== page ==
As soon as the last passenger boarded, the doors closed and the car inched forward. Even though the light was red for automobile traffic, the streetcar pulled out. The tracks went across the traffic lanes and then turned to run parallel to the neutral ground on Canal. Jake, who had pulled out onto Carondelet right after the car had passed, waited for the light to change before turning onto Canal, still following the car. At the end of the first block, he had to stop and wait for the streetcar to turn right. Jake followed as soon as he could.

They were back on St. Charles. He got into the left lane of the one-way street and passed the streetcar. “Remember when we first started out I pointed out the Riverbend area on the map. The areas along St. Charles from that point down to Canal are generally known as uptown. We’re going back towards uptown now.” he said. “This is probably as good a time as any to explain how people in New Orleans, especially those in Uptown, refer to directions. You’re going to hear it a lot. Have you got your map?”

Biggy picked it up and tried to get it oriented but was having no luck in finding where they were. When Jake came to a stoplight he held it up and ran his finger along the same sweeping curve he had traced when they first got into the truck. “This is St. Charles Avenue. Here is the river.” He swept his hand over to the left. “Anything on this side of St. Charles is on the ‘river side’ of St. Charles.” Jake pointed to his right. “Several miles out in that general direction is Lake Ponchartrain. Everything in that direction is on the ‘lake side’. Although we are, as I said, headed uptown, uptown is also the neighborhood on the river side of St. Charles just beyond the older neighborhood known as the Garden District. You’ll be referring to all of these directions and neighborhoods just like a native in no time.”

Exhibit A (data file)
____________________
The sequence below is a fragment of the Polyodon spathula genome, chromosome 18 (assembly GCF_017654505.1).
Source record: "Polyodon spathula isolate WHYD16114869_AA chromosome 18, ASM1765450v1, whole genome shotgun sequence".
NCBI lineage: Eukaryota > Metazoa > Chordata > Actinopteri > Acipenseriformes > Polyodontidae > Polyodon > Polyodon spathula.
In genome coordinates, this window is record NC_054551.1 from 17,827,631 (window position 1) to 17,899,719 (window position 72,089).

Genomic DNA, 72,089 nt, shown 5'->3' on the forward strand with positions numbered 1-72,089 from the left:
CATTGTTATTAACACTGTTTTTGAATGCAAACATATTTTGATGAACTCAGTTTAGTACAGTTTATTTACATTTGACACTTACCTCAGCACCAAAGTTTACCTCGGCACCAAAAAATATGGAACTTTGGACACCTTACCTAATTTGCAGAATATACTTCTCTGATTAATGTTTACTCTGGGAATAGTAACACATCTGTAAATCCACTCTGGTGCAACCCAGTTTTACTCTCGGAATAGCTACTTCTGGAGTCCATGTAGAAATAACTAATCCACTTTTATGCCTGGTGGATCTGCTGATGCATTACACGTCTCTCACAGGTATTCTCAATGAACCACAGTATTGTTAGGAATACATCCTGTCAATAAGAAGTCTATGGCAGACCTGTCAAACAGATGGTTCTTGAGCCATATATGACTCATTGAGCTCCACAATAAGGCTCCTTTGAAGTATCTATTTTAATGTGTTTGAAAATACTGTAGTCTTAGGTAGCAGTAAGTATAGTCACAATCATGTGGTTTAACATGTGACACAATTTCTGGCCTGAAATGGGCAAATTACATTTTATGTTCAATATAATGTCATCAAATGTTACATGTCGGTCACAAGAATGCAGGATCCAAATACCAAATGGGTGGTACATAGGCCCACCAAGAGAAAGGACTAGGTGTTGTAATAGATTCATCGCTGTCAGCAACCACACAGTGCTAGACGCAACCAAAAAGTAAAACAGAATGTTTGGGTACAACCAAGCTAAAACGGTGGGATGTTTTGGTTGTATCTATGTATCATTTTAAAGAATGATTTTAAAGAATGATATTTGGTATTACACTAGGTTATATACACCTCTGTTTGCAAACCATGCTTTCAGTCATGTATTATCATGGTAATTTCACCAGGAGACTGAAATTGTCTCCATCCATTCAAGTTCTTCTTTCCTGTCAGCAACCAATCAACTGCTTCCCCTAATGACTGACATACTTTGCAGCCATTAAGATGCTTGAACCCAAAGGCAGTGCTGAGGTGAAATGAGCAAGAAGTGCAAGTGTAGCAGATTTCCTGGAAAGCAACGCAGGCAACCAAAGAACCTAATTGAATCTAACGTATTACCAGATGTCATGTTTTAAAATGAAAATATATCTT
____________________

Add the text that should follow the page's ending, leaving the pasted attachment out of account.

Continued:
Biggy wasn’t so sure about that. At the moment his head was swimming. Jake didn’t take notice of his confusion. He just continued. “When you come from the bar at Riverbend back down this way you are coming ‘downtown’ toward the CBD.”